So down the trail I went with my feather sticking proudly up from the back of my head. Not more than 100 meters down the trail, I discovered where the feather had actually come from. Making their way down the trail in front of me were four turkey hens accompanied by at least a dozen of their chicks. They didn't seem startled at my sudden appearance, and they continued moving along casually. I slowed to a walk and continued to approach them slowly, and as I did so they moved off the trail and began to walk up the slope away from me, but still not acting startled. As I stopped and watched them, I heard another rustling sound behind me. I turned around and there was a young doe mule deer about 20 meters away walking slowly toward me. As we made eye contact she continued to approach me hesitantly, then stopped about 10 meters away and looked at me calmly. Just then, another turkey hen with two more chicks appeared on the slope just beyond the deer, and a black squirrel scampered down a tree onto the ground just a few more feet away. The turkeys hurried across the trail to join the rest of their friends, and the squirrel busied itself with scurrying around the ground under its' tree. The deer was still calmly standing, looking at me, I assume confused and trying to figure out whether or not she should trust the large creature wearing turkey feathers.

The whole encounter was very surreal. I've had encounters in the wild with exciting animals like bear, moose, lynx, and a creature that I can only conclude was a baby wolverine, but have never had so many types of wild animals surround me all at once and all seem more or less indifferent to my presence. After quietly observing the scene around me for a couple of minutes, I continued to make my way down the trail and I assume that the animals all went about their normal business as well.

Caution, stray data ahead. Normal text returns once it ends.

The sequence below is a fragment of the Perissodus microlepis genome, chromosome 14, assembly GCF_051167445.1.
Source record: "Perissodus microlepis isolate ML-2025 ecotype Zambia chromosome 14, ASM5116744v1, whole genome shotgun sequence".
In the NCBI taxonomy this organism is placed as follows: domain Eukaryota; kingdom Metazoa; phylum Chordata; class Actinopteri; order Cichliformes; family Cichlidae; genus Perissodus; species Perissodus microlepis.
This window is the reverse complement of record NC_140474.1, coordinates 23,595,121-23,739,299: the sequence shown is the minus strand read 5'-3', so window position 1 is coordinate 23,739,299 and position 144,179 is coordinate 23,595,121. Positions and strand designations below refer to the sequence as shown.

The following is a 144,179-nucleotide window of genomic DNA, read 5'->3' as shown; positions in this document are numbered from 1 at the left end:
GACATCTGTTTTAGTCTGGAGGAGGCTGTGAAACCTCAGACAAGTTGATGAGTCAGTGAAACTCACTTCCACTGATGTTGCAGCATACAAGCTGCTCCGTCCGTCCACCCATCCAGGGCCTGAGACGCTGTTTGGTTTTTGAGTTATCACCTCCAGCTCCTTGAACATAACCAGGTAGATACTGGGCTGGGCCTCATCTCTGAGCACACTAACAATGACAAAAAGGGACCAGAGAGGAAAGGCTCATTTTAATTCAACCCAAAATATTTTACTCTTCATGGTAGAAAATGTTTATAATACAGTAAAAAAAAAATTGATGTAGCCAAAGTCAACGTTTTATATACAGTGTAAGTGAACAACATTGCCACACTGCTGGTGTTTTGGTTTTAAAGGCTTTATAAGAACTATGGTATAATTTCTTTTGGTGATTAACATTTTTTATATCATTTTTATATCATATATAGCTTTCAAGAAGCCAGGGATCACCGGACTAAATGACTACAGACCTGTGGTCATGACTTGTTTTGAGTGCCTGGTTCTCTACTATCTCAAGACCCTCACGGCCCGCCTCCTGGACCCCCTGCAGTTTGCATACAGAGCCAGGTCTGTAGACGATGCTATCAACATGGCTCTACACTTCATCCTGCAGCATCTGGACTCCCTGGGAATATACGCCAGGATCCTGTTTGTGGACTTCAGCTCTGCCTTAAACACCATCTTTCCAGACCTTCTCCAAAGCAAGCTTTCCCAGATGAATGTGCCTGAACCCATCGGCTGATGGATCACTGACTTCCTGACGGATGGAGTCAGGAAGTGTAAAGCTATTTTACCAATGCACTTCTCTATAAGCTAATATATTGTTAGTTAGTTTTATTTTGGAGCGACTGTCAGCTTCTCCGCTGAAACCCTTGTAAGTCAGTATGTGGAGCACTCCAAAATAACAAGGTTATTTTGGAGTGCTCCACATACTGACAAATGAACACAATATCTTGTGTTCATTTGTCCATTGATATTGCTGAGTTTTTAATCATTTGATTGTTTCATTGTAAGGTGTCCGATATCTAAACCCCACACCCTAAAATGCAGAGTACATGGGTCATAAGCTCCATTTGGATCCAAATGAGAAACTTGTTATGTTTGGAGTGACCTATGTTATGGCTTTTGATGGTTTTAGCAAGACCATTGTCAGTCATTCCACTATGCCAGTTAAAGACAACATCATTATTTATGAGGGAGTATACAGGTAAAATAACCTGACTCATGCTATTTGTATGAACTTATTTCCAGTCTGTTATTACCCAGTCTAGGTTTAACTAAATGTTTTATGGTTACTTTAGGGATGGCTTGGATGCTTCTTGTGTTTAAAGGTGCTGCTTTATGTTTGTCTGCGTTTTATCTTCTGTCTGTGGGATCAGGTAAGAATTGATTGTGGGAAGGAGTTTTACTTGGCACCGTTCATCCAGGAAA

As I continued running, the following thoughts began going through my mind: "Wow, that was pretty cool... I wonder if that deer was as curious about me as I was about her, or if she just wanted me to get out of her way so she could cross the trail... I can feel the drag from my feather... If I had more of these I could probably get a good lift going... I wonder if this is how a turkey feels... Maybe I should start wearing a feather in my hat more often when I run... It could become my thing, like Brownie and his floppy hats... On the other hand, maybe a feather in my hat isn't that great of a trademark. People are giving me weird looks and I almost knocked it loose while ducking under that branch back there..." And so it continued.

By the time I returned to the trailhead parking area, I had received several comments from mountain bikers, hikers, and other runners on my feather. One hiker even called me "Turkey Boy" as I ran by him, which didn't exactly have a satisfying ring to it. I've come to the conclusion that trying to make wearing feathers while I'm running my "thing" isn't the greatest idea I've had. In fact, I'm not so sure I even like the idea of having a "thing" that I'm known for in the running community, unless that thing is running fast and long through the mountains, and continually appreciating the experience of it. Lately I've realized more and more that not every run I take needs to be a fantastic adventure, and inevitably not every race I do will turn out as well as I had envisioned. Even so, the not so glamorous training runs and the less than stellar races can still be amazing experiences - all it takes is the proper mindset and perspective, and the enjoyment will follow.